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Sheriffs Lobby Wilson for State Funds : Budget: But governor is not willing to extend half-cent sales tax, which they are seeking to avert cutbacks, spokesmen say.


Several sheriffs from around the state joined Los Angeles County Sheriff Sherman Block on Wednesday in pressing Gov. Pete Wilson to free state funds to avert closing jails, releasing prisoners and laying off deputies.

But spokesmen for the governor said there is no likelihood that Wilson will go along with the sheriffs' ideas.

Soon after Block announced Wednesday that he would close the Mira Loma jail facility in the Antelope Valley on May 15 and release about 1,150 of the county's 21,000 jail inmates unless his department gets budgetary relief, leaders in the California State Sheriff's Assn. said that sheriffs from across the state will go to Sacramento on Wednesday to lobby for state aid.

Fifty-two of California's 58 sheriffs, including Block, met in Palm Springs last week to plot a strategy to avoid massive cutbacks. Their main proposal calls for legislation to continue a half-cent sales tax that is scheduled to expire June 30. They want part of the $1.5 billion collected annually from the additional taxes to be earmarked for law enforcement and county prisons.

But Franz Wisner, a spokesman for Wilson, said the governor has no intention of asking that the tax be carried forward.

"The governor has been and is currently adamantly opposed to extending the temporary sales tax increase," Wisner said. "When the tax was enacted two years ago, a promise was made to the people of California that it would be temporary. The governor intends to keep that promise."

Block said he talked to Wilson about the proposal two weeks ago, and the governor also said no then. But Solano County Sheriff Al Cardozo, leader of the sheriffs' association, said Wednesday that most sheriffs believe there is little alternative if massive layoffs and prisoner releases are to be avoided.

Alameda County Sheriff Charles Plummer, saying he will have to lay off 338 of his force of 1,300 unless relief comes, called upon Wilson to reconsider and explain to the people that it is necessary to extend the half-cent sales tax to avert catastrophe.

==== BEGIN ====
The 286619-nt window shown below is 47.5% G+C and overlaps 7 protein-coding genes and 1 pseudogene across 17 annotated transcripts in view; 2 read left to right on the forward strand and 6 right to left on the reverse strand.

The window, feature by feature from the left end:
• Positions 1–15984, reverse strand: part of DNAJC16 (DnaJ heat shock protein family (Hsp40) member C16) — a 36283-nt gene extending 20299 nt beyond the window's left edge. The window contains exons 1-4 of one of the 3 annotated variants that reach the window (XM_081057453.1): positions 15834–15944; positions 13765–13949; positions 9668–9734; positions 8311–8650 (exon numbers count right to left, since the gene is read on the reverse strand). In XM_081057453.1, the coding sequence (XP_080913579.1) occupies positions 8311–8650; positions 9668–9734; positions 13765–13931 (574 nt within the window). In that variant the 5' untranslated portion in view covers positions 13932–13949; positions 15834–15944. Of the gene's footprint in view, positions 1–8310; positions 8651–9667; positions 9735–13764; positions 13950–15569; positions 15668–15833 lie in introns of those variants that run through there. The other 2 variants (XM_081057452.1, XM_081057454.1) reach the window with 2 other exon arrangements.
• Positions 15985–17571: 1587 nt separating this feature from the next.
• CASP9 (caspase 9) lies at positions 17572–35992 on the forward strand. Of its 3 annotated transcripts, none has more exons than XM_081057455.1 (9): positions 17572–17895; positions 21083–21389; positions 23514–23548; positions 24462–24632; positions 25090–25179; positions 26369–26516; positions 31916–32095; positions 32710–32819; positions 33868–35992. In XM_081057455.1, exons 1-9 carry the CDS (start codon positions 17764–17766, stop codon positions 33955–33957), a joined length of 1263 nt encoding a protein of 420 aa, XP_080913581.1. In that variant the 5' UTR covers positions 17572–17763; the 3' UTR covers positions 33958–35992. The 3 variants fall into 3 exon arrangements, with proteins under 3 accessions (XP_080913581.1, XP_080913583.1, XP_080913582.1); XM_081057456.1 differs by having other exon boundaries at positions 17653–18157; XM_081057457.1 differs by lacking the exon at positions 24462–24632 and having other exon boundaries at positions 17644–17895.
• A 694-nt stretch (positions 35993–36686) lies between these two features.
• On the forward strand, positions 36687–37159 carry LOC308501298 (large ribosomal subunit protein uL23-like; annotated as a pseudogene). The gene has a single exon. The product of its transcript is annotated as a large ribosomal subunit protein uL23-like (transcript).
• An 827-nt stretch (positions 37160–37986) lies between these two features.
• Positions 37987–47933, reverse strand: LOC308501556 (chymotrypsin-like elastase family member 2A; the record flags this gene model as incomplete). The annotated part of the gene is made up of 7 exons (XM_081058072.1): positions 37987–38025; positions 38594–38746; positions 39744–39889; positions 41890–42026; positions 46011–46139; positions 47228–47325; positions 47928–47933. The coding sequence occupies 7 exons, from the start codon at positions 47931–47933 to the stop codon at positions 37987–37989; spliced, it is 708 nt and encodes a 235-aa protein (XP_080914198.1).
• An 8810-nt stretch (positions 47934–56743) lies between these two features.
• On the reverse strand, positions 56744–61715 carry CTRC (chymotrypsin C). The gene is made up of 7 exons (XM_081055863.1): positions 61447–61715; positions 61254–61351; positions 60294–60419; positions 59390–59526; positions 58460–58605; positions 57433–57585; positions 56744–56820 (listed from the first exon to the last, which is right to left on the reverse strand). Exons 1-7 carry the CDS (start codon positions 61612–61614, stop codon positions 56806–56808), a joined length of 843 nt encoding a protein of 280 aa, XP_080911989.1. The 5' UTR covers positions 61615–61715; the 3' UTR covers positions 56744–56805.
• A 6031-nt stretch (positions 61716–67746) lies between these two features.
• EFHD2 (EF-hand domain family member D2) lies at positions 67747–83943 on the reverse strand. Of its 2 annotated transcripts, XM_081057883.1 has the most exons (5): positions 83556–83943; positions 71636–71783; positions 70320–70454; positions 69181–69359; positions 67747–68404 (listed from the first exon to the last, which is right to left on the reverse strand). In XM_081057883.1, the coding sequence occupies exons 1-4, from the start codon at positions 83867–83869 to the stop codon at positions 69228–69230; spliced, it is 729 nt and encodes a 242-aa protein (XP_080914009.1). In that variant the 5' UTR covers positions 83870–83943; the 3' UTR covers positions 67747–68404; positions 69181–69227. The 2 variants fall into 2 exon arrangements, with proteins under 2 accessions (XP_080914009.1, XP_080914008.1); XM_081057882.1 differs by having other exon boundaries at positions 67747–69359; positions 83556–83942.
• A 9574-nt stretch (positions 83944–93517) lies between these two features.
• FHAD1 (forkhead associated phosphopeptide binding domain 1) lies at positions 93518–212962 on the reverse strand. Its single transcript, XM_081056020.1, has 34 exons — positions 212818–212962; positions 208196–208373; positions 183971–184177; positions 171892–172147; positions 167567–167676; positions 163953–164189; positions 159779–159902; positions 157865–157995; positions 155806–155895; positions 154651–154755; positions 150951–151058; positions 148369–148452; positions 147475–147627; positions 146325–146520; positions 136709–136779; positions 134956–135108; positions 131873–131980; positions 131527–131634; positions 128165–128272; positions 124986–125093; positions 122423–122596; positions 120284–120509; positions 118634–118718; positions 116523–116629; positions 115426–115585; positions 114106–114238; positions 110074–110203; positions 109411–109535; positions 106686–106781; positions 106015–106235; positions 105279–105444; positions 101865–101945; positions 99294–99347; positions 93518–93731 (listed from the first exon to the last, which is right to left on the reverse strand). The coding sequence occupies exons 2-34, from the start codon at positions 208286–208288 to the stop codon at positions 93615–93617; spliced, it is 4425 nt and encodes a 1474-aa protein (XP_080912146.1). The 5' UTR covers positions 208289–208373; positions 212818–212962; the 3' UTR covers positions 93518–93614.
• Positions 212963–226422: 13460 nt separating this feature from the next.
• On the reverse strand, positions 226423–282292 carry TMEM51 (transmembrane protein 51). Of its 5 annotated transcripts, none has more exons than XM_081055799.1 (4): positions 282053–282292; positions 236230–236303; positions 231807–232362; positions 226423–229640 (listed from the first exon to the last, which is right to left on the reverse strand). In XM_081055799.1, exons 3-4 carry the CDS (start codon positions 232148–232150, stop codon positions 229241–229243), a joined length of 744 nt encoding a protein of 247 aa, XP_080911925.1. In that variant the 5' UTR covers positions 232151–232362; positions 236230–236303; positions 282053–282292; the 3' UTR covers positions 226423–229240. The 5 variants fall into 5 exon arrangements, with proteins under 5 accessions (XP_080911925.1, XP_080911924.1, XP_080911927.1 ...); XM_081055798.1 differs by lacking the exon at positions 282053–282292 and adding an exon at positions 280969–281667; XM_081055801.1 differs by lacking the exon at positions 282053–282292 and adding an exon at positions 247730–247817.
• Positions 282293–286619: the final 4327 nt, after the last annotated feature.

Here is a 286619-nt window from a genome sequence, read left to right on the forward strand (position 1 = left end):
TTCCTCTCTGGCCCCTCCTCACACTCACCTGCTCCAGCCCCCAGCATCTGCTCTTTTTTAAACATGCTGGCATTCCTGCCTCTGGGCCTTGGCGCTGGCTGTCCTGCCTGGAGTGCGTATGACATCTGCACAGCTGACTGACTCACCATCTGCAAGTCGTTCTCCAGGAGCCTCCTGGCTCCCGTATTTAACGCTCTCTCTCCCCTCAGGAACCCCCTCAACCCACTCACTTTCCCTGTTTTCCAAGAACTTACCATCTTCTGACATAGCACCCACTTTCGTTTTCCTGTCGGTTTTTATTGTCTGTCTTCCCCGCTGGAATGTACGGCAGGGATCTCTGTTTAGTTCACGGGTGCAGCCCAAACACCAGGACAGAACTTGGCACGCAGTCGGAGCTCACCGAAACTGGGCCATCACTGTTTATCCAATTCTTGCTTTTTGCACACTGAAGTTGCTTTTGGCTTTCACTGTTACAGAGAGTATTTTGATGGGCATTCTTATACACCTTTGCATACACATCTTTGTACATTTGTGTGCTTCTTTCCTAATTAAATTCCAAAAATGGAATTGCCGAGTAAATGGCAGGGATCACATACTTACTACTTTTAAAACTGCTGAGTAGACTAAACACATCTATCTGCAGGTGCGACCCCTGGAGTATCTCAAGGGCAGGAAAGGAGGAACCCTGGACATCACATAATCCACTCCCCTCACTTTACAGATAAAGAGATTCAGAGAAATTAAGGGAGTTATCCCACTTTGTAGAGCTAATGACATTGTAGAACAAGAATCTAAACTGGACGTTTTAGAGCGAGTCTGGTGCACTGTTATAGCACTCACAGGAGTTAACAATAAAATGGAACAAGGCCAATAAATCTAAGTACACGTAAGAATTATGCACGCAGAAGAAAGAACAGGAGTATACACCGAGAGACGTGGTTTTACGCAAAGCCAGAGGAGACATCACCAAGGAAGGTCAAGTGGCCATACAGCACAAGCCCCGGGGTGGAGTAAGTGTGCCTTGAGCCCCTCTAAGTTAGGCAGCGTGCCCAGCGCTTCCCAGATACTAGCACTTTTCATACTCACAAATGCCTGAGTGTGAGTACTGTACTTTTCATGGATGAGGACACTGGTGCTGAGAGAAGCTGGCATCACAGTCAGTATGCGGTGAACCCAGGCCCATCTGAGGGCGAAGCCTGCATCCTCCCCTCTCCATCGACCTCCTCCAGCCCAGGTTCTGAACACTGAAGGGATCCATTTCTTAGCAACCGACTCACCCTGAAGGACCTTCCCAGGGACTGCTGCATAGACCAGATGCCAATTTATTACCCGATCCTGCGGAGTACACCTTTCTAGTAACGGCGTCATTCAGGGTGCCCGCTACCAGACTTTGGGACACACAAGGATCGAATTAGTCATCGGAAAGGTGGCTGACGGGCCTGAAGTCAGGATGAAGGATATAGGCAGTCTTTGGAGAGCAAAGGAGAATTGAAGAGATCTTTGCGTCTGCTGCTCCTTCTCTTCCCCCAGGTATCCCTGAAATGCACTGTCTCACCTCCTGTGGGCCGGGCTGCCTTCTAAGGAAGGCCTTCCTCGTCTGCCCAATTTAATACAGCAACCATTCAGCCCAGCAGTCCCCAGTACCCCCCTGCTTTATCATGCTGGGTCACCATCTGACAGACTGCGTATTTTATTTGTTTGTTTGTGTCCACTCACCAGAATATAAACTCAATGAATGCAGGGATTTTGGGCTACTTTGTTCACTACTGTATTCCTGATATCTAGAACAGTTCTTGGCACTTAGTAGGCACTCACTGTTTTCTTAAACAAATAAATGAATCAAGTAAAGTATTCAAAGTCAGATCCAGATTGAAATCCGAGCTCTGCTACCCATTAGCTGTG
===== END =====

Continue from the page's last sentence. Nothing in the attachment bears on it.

"I can tell you, if they go through with present budget plans, nobody's going to be safe," he said.

Another way to get the needed funds, Block and other sheriffs said, would be for law enforcement to be allocated some of a $220-million increase Wilson has requested in the next fiscal year for the state Corrections Department.

However, another administration spokesman, H.D. Palmer, said that with a projected increase of 6,000 state prisoners next year--to a total of 119,000--all of that money is needed by state institutions. He said the state prison system is operating at 173% of planned capacity.

Block and the other sheriffs said they are in an increasingly desperate budget crunch, with county boards of supervisors notifying them that scaling back state aid means they must impose huge cuts.

San Luis Obispo County Sheriff Ed Williams said, "The proposed cut in this county is roughly 50% of our entire field force, 26 deputy positions. . . . I can't close our only jail."

Siskiyou County Sheriff Charles Byrd said he anticipates laying off eight of his field force of 40. "I think extending the half-cent sales tax would be a great step forward, and it would be paid for by tourists from other states as well," he said.

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